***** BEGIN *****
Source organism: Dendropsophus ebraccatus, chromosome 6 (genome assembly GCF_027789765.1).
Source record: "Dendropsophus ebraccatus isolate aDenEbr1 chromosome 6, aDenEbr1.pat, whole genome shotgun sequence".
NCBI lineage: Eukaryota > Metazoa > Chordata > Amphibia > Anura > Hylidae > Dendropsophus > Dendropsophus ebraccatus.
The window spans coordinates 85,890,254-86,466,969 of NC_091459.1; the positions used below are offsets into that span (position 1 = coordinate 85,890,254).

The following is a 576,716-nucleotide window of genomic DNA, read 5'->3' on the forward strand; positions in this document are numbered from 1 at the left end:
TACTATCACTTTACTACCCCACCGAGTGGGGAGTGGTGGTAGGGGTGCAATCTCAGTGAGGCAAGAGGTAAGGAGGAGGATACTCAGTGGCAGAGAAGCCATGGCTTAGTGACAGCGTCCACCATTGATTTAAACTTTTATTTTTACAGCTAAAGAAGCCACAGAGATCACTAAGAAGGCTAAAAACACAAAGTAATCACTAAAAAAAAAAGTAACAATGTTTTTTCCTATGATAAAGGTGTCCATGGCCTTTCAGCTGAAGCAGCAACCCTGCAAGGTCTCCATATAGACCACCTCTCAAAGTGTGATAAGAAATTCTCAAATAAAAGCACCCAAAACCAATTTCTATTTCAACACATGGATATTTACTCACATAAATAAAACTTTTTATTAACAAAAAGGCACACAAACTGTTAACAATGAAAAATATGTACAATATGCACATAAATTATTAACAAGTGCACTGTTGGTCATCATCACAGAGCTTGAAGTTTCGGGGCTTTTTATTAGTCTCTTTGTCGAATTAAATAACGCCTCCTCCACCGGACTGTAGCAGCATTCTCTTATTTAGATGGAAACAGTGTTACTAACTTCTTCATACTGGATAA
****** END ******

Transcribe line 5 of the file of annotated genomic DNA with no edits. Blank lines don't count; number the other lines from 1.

The following is a 576,716-nucleotide window of genomic DNA, read 5'->3' on the forward strand; positions in this document are numbered from 1 at the left end: